The Indian economy has grown at roughly 9% over the past few years. Certain sectors have grown well in excess of that. Overall media spends, including print, have grown in excess of 15% annually. Even in the face of the current downturn, the economy is expected to clock a healthy GDP growth of 7% annually. As we have seen in the developed world, as the economy matures, the need for business knowledge and information is clearly growing. India has a half-dozen business magazines and as many dedicated business TV channels. Equally, there are dominant B2B magazines, conferences and expos in every conceivable industry or professional community.
However, aside from a few big Indian players and the more recent MNC entrants, the market remains highly fragmented. More than 90% of the B2B companies in India have one or two publications in a sector in which the owner has traditionally built networks, and annual revenues are in the range of $250,000. Therefore, they have been satisfied with the size of their businesses and the pace of growth, but with the recent spurt in the economy, they are seeing increasing demand from both readers and advertisers.
While professionals flock to B2B publications, Web sites and events to make better business decisions and develop professionally and personally as leaders, advertisers are now realizing the virtues of targeting through B2B media. Given the greater efficiencies and 360-degree nature of B2B media, it is far more attractive to the advertiser who wants the best "bang for the buck" in the current environment.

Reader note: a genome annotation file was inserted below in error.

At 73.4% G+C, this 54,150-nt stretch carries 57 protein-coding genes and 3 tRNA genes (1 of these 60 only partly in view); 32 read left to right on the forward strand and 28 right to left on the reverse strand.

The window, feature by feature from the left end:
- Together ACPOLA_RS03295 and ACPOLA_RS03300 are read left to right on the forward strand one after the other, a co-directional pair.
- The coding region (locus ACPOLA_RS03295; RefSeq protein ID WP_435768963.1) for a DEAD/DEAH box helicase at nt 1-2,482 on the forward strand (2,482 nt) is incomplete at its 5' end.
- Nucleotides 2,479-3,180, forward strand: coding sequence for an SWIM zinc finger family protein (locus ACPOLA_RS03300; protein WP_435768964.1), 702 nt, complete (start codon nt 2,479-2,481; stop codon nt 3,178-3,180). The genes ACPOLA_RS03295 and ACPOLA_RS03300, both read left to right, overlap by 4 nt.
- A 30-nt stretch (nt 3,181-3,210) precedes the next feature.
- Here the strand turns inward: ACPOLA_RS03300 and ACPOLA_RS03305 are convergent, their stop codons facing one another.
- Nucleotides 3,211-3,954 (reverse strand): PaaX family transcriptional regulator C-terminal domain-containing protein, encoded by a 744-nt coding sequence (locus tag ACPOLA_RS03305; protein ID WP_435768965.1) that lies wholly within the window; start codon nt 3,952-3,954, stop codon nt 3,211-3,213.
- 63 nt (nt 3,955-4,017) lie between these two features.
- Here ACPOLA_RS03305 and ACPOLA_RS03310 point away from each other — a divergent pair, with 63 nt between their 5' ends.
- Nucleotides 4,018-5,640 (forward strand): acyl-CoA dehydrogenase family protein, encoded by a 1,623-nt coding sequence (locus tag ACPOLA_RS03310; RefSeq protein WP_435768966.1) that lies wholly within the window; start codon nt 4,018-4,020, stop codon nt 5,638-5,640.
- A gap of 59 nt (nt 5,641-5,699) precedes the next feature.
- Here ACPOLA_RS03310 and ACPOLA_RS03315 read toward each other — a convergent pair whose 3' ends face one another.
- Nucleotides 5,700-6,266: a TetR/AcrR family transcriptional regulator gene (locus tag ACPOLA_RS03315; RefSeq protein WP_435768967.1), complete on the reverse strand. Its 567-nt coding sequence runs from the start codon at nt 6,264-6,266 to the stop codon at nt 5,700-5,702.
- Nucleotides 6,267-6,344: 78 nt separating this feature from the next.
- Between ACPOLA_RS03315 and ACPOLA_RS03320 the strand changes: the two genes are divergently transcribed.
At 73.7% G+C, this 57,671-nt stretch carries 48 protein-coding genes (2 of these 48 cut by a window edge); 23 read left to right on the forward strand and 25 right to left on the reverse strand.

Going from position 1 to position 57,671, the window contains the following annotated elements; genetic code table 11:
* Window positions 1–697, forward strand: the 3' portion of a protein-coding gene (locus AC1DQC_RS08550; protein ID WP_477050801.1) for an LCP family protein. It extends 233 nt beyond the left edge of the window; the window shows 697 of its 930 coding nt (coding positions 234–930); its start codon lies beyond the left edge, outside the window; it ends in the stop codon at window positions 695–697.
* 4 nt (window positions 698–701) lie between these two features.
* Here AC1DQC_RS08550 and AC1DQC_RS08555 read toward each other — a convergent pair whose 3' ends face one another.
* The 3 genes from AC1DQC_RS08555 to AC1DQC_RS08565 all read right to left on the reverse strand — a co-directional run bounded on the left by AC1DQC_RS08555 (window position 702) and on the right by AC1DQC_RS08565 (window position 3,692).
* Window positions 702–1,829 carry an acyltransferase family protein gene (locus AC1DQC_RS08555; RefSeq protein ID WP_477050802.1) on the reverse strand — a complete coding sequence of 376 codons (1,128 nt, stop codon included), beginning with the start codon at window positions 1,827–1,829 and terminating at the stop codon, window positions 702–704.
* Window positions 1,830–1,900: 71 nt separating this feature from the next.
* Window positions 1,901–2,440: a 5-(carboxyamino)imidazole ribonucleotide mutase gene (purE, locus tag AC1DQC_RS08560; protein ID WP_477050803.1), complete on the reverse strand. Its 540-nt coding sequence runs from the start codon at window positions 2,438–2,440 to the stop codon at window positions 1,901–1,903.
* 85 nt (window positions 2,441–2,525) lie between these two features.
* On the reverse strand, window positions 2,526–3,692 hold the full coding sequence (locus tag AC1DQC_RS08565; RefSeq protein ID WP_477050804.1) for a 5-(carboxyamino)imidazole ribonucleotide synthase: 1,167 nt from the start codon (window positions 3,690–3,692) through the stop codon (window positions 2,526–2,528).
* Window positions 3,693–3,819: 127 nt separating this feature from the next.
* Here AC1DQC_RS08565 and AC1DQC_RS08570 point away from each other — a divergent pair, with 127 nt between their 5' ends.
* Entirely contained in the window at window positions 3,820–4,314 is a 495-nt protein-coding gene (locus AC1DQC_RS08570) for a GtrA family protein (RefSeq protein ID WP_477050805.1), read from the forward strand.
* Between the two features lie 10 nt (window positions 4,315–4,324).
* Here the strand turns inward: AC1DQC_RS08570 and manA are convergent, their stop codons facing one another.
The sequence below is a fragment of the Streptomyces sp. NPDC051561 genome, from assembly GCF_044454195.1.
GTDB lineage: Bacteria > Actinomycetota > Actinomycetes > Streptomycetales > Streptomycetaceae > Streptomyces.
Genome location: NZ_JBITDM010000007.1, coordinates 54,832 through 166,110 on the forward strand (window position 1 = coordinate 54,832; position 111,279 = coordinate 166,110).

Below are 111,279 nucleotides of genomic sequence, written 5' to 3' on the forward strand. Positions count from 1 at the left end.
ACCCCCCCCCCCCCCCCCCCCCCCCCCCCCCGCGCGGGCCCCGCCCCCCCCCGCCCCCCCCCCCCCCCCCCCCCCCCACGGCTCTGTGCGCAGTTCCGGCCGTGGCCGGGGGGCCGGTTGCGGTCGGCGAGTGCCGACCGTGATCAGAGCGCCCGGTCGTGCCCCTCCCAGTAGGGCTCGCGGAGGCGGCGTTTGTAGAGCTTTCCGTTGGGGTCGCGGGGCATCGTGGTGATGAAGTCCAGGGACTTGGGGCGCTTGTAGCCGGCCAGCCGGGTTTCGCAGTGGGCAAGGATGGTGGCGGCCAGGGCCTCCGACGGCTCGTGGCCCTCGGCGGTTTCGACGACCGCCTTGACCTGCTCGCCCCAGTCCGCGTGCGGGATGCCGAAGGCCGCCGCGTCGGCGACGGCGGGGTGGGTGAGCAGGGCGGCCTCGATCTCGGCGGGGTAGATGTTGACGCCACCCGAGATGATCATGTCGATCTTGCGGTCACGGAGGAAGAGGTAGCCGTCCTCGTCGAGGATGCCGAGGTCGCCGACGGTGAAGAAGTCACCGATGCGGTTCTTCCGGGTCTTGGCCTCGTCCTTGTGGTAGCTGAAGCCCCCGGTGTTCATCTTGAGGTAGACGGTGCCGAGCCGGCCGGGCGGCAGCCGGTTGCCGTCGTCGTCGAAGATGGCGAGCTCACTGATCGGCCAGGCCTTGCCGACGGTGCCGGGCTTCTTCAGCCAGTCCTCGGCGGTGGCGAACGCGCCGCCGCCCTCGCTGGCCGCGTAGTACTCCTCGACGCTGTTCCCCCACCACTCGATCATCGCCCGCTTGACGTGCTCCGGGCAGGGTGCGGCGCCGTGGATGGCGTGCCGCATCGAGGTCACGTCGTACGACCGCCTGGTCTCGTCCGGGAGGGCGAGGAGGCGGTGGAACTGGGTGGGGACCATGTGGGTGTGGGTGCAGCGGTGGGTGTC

They also realize that B2B media are also better positioned than other media in terms of the long-term evolution of the media industry into a combination of print and online. As the traditional mass media and B2C media struggle to come to terms with the disruptive effects of the Internet on their largely print businesses, B2B media has embraced the online and digital world in a far more integrated and meaningful way. Typical readers and consumers of B2B media work in businesses, where they have ready Internet access and active email accounts. Subscribing to e-newsletters with links to websites, blogs and white papers are increasingly becoming part of the workday.
All these changes bode well for the future of Indian B2B media. No wonder that there is now a spate of MNC entries and licensing deals in India.
The future is not without its challenges, however.
In my view, the biggest strategic roadblock is the constraints on talent. Yet, this roadblock is counter-intuitive, as everyone assumes India has great talent. The current crop of B2B products, except for a few, is way below international benchmark standards in terms of design, content and overall impact.
Our editorial talent pool is not geared to take on the growing demands of this space. For far too long, professionals have been accepting of what has been dished out to them, and now they are becoming much more demanding. The biggest constraint to meeting their increasing demands is high-quality, relevant editorial talent. While this will improve with time, cracking this issue will be the biggest determinant of success for B2B media companies in India.